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Review: 'Let Freedom Ring!'

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Review: 'Let Freedom Ring!'

Let Freedom Ring! is a new revue that ought to be a musical. Subtitled "the social conscience of the American musical," the two-act show features some 40 songs that span 75 years of musical theatre history, underscoring the social consciences of the various composers and lyricists who wrote them.

Conceived by popular radio host Bill Rudman and playwright Eric Coble, the revue's potpourri of songs — the oldest was written in 1927, the newest was written in 2001 — deal with social issues like poverty, unemployment, war, women's rights, racism, and the economic gap between rich and poor. Featured composers and lyricists include Yip Harburg, George and Ira Gershwin, Stephen Sondheim, Frank Loesser, Jonathan Larson, and others.

Because it lacks a book, the amorphous plot is totally song-driven. It centers on a quartet of self-absorbed youngsters and an older man who awakens in them a sense of social consciousness. This is cabaret-style entertainment in which singing and choreography override story, dialogue, and character development. This is why the show, which is directed by Eric Schmiedl, works on the level of a revue, not a musical.

Yet there's always a feeling the creators have more to say. For example, a multimedia presentation includes pictorial video projections, both funny and serious, that give the witty and humorous lyrics even greater punch. There is also something of a tribute to Harburg, who has more representative songs than any other writer in the show.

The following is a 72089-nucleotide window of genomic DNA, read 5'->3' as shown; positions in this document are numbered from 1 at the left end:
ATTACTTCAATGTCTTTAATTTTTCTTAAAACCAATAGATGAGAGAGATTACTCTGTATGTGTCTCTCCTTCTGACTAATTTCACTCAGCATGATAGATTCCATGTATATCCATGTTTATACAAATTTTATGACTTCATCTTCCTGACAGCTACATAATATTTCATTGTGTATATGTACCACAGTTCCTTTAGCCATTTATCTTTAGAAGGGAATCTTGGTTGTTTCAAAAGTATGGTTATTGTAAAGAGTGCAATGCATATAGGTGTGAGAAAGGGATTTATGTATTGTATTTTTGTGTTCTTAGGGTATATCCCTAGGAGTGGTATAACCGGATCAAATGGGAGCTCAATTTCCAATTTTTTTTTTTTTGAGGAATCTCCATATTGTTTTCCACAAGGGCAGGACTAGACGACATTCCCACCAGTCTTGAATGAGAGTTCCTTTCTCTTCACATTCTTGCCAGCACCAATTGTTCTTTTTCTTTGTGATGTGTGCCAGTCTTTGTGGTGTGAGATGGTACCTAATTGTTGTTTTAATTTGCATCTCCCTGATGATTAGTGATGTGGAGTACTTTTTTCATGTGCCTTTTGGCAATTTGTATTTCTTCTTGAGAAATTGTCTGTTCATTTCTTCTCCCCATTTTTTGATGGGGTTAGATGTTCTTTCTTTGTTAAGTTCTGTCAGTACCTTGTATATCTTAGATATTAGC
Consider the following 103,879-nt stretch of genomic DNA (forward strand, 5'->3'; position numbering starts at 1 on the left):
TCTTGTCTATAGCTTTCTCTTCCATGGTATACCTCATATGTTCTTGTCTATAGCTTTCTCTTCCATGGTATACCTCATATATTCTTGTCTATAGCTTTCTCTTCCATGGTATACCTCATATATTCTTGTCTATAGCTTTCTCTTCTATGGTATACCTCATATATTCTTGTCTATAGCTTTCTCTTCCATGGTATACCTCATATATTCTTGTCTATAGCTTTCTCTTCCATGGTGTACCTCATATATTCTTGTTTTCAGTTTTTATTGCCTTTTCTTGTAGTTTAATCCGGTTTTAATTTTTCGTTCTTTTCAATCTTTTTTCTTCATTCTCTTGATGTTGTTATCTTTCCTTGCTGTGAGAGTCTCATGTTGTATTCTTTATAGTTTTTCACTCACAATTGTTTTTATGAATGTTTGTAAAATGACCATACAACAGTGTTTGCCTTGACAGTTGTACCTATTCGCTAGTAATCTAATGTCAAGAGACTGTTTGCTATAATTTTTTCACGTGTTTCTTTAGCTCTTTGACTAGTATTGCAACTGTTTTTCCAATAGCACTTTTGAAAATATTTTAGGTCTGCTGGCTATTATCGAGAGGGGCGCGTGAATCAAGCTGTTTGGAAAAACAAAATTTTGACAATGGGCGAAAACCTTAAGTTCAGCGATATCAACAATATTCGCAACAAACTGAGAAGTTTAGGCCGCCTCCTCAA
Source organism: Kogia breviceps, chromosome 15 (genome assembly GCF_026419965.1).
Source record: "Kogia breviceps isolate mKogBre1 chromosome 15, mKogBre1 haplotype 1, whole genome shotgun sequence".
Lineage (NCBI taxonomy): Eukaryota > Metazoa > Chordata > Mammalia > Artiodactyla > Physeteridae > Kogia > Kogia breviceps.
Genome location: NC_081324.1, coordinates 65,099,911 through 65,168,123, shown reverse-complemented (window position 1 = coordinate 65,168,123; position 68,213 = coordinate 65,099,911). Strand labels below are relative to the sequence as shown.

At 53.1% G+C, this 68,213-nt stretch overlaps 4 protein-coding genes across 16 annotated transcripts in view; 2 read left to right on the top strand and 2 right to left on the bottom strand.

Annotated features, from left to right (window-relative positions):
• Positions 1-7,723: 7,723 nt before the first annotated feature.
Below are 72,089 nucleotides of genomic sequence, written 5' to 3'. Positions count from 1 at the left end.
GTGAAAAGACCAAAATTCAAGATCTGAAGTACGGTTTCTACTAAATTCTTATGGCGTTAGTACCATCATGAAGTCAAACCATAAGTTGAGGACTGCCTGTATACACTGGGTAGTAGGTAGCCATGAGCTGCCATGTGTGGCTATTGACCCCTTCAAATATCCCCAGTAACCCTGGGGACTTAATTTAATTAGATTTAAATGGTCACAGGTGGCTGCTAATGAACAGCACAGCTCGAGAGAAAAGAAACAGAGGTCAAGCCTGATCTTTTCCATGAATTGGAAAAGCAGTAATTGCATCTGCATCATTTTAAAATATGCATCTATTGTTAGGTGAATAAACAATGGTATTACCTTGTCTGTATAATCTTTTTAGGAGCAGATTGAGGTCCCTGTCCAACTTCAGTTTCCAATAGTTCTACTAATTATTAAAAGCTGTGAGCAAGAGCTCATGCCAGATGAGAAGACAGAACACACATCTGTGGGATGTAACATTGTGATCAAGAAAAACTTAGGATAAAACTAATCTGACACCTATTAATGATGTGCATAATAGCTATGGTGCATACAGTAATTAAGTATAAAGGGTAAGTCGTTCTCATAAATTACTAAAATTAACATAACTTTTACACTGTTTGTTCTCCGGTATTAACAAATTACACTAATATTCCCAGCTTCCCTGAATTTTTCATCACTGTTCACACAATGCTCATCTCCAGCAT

Then there's the structure of the piece, which clusters the songs thematically, not chronologically. Songs about the gap between the rich and poor include a 1947 song, "When the Idle Poor Become the Idle Rich" (from Finian's Rainbow, lyrics by Harburg, music by Burton Lane) to "It's the Right Time to Be Rich" (written for the 1983 musical Doonesbury).

Songs about war, naturally, have the greatest impact — like the Gershwins' "Strike Up the Band," with prescient words about the folly of war having a sharp satirical ring, and "Bring All the Boys Back Home," written for the musical version of Two Gentlemen of Verona in 1972. Images of a shroud-covered coffin and war wounded reinforce the grim irony. While the songs from many decades are represented, the majority are drawn from the 1930s and 1960s, two eras when social activism infused the arts of the nation.

The four younger company members are all musical theatre students at Baldwin-Wallace College. All sing adequately, but none match the vocalism, power, and polish of Mick Houlahan, who gives the revue its oomph.

The title Let Freedom Ring! is derived from a Yip Harburg lyric for a song called "Freedom Is the Word" (also with music by Lane), written for a Broadway revue called Americana. It's an unabashedly patriotic song with a gospel feel that is echoed by the song that follows it: "Make Them Hear You" from Ragtime.

While the well-rounded selection of songs supports the concept of the American musical as a social document, the criticism is not with the production or the premise, but simply with the absence of a book. I hope the creators write one.

Let Freedom Ring! runs Sept. 1-17 at the Cleveland Play House, 8500 Euclid Ave., Cleveland. Tickets: (216) 321-2930. Website: www.ensemble-theatre.com.

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